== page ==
Picture this your speaker system
is perfectly placed. You have successfully managed
acoustical problems in your quiet room. You are in a
perfect seating position to listen and view your re-mastered
UHD HDR BluRay disc of Animal House. Yet something is
missing from our audio/video picture. It's missing the
picture. For this discussion, a TV includes video
displays that range from a dedicated home theater projector
focused on a 100+ inch screen to a 40 inch TV sitting in a
High dynamic range UltraHD &
HD television offer exciting potential for dazzling
images. However, the potential color gamut and video
resolution of HDR enhanced video depend upon a darker
room. You might ask how dark? There are two
scenarios. Each has a different answer.
The first scenario is a front projection system displayed on a
100+ inch screen in a completely dark room. Light from
any other source will compete with the projected video.
Much as a movie theater omits windows, and why a drive-in
movie theater closes in the daytime, this home theater system
should eliminate competing light. Do
you see the picture? Block all light.
The second scenario uses a direct-view large TV. In a
completely dark room, this type of TV can cause painful eye
strain in a relatively short period. This discomfort is
due to the iris of the eye, opening, and closing as scenes
change from dark to light. To demonstrate the issue,
turn your back to a TV in a darkened room. Observe how
the intensity of light changes.
A neutral color light with a brightness control can solve the
problem. Place the lamp behind the TV aimed towards the
wall. Adjust the brightness until a small amount of
ambient light reflects off the wall. The reflected light
will reduce the range of motion in the iris and allow the eye
to relax. This action permits many hours of comfortable
Note: Link to
neutral MediaLight Dimmable LED 6500° Kelvin Bulb used with
Lutron dimmer control.
room lighting & color
HDR TV offers an amazing-dynamic palate of potential
color. However, any reflected color within your field
of vision will affect your perception of the television's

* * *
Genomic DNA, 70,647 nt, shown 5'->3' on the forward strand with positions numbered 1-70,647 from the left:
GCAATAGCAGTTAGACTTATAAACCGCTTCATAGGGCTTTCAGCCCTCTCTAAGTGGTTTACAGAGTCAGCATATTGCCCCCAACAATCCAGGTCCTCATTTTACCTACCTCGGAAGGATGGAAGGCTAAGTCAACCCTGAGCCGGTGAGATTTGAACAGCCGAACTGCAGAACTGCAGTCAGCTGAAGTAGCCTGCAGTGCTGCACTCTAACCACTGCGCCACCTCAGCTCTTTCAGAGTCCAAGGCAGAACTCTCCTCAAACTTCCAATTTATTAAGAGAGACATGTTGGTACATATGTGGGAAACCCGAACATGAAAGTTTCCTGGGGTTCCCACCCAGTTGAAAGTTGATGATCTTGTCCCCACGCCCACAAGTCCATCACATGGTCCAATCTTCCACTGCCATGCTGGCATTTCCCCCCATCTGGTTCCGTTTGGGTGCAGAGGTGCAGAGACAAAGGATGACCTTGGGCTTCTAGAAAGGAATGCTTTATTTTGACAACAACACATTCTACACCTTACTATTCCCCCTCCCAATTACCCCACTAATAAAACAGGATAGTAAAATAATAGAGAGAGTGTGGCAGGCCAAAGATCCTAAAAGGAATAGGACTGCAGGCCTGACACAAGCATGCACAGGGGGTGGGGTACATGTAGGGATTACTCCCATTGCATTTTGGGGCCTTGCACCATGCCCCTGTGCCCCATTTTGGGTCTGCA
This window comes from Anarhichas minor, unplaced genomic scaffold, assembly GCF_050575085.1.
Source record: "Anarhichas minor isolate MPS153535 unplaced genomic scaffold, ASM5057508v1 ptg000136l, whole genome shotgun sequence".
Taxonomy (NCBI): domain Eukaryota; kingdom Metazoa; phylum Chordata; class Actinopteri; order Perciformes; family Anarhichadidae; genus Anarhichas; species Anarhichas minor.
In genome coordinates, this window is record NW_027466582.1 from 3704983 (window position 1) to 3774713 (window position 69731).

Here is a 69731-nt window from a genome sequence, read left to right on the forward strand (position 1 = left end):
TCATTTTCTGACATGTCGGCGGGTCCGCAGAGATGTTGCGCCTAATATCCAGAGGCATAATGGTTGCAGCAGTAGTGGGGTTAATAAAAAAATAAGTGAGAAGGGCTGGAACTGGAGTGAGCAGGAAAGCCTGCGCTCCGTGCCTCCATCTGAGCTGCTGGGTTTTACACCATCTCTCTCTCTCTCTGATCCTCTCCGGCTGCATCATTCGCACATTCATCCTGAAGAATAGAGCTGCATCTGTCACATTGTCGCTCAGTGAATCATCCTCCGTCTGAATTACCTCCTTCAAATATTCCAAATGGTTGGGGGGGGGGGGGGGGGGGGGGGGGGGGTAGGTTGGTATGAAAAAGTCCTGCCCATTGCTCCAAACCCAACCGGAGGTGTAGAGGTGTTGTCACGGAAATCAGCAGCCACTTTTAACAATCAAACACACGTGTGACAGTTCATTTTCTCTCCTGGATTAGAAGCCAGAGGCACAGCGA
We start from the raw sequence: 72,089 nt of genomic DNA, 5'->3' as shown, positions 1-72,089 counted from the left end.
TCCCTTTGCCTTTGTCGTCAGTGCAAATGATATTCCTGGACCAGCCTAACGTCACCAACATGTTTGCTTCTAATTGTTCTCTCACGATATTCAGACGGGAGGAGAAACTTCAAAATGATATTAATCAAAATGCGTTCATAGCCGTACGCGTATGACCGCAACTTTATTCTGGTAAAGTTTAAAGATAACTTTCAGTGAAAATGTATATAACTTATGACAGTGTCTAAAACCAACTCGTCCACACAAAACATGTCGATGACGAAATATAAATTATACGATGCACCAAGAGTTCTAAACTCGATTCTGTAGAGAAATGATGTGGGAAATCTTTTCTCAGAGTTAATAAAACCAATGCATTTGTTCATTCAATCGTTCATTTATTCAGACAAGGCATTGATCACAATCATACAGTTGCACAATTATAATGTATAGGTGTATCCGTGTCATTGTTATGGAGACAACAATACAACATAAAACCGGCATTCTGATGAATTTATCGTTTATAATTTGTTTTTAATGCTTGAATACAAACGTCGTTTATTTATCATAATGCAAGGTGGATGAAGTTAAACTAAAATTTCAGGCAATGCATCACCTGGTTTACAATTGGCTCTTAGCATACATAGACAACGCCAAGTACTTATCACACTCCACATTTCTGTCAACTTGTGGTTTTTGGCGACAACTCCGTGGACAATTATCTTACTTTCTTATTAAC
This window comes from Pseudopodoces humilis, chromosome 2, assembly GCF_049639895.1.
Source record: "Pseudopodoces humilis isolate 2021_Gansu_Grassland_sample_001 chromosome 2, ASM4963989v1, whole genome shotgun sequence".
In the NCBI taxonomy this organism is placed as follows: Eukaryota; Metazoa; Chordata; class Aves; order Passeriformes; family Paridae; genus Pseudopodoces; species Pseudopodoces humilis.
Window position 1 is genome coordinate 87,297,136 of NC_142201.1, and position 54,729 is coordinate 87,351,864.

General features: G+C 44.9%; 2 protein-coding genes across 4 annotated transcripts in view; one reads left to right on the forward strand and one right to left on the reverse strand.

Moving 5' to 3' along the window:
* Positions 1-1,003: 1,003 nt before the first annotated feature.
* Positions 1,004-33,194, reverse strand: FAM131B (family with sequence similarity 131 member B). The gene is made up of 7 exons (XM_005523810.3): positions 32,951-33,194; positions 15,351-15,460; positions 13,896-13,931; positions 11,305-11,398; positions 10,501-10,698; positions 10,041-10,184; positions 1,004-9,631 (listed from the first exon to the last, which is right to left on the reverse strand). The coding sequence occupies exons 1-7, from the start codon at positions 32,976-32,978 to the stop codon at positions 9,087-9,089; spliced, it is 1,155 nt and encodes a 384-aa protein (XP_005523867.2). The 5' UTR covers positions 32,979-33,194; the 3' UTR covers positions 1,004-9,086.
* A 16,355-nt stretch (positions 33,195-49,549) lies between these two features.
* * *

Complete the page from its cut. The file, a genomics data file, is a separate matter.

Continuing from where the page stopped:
color. Therefore, choose suitable colors for all room
For example, if a
direct-view TV, choose wall colors of low color temperature
such as neutral gray for all room boundaries (Link to Kodak
reference gray card). Art, fabric, or any objects
within the field of vision should also be limited to neutral
colors. Typical off-whites and vivid colors will
distort the viewer's perception.
(This is much as
noise in acoustics.)
front-projection-large-screen system rooms flat black.
Flat black absorbs residual ambient light from the projector
and screen. If this is aesthetically unacceptable,
then at least blacken the ceiling area from the projector to
the screen. Choose dark colors for the remainder of
the room. Also, black trim around the projection
screen will appear to provide better contrast.
far should you sit from the screen?
Society of Motion Picture and Television Engineers (SMPTE)
recommends a viewing distance of at least 1.5 times the
width of the screen. This method keeps the screen
image within 40 degrees of lateral viewing, which avoids
excessive head movement and discomfort. As a final
point, avoid sitting in acoustical room mode peaks and
hiring a certified ISF trained video dealer to calibrate the
television color and the grayscale. An uncalibrated
UltraHD TV is like an un-tuned high-performance car.
Isolate the system electronics from electrical noise.
Supply ample-electrical current via a dedicated circuit with
hospital-grade outlets. AC line conditioners may also
assist. Provide ample cabinet-ventilation. You
may need the assistance of a ventilation fan. Provide
cabinet access that allows for easier component installation
and maintenance. Obtain the following installation and
- Sound pressure level meter
- Pink and white noise generator
- Tape measure
- Several Hi Rez audio and UltraHD
HDR demonstration sources.
- Joe Kane's Video Essentials
- Full length mirror
- Q-Tips ...... yes, for your ears.
The room design is quiet. Your listening position, the
speaker system, and television are in place. The
room's acoustics, color, and lighting are
skillfully-handled. Your spouse is pleased. You
have achieved outstanding audio and video performance.
You are now ready to climb into your comfy chair and enjoy
your music or movie.